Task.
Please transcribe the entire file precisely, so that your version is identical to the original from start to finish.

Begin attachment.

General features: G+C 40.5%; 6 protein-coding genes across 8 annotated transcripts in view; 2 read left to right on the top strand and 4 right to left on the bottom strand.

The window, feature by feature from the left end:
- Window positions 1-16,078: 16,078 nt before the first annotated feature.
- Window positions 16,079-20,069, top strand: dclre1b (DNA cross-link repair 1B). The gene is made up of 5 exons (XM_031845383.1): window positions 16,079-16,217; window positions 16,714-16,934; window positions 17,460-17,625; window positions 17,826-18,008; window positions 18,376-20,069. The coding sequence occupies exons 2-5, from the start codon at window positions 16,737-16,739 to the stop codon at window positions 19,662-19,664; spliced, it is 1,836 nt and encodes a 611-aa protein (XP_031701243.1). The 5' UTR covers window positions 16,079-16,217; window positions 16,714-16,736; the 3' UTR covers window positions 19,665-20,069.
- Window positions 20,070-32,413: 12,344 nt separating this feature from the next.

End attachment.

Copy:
General features: G+C 40.5%; 6 protein-coding genes across 8 annotated transcripts in view; 2 read left to right on the top strand and 4 right to left on the bottom strand.

The window, feature by feature from the left end:
- Window positions 1-16,078: 16,078 nt before the first annotated feature.
- Window positions 16,079-20,069, top strand: dclre1b (DNA cross-link repair 1B). The gene is made up of 5 exons (XM_031845383.1): window positions 16,079-16,217; window positions 16,714-16,934; window positions 17,460-17,625; window positions 17,826-18,008; window positions 18,376-20,069. The coding sequence occupies exons 2-5, from the start codon at window positions 16,737-16,739 to the stop codon at window positions 19,662-19,664; spliced, it is 1,836 nt and encodes a 611-aa protein (XP_031701243.1). The 5' UTR covers window positions 16,079-16,217; window positions 16,714-16,736; the 3' UTR covers window positions 19,665-20,069.
- Window positions 20,070-32,413: 12,344 nt separating this feature from the next.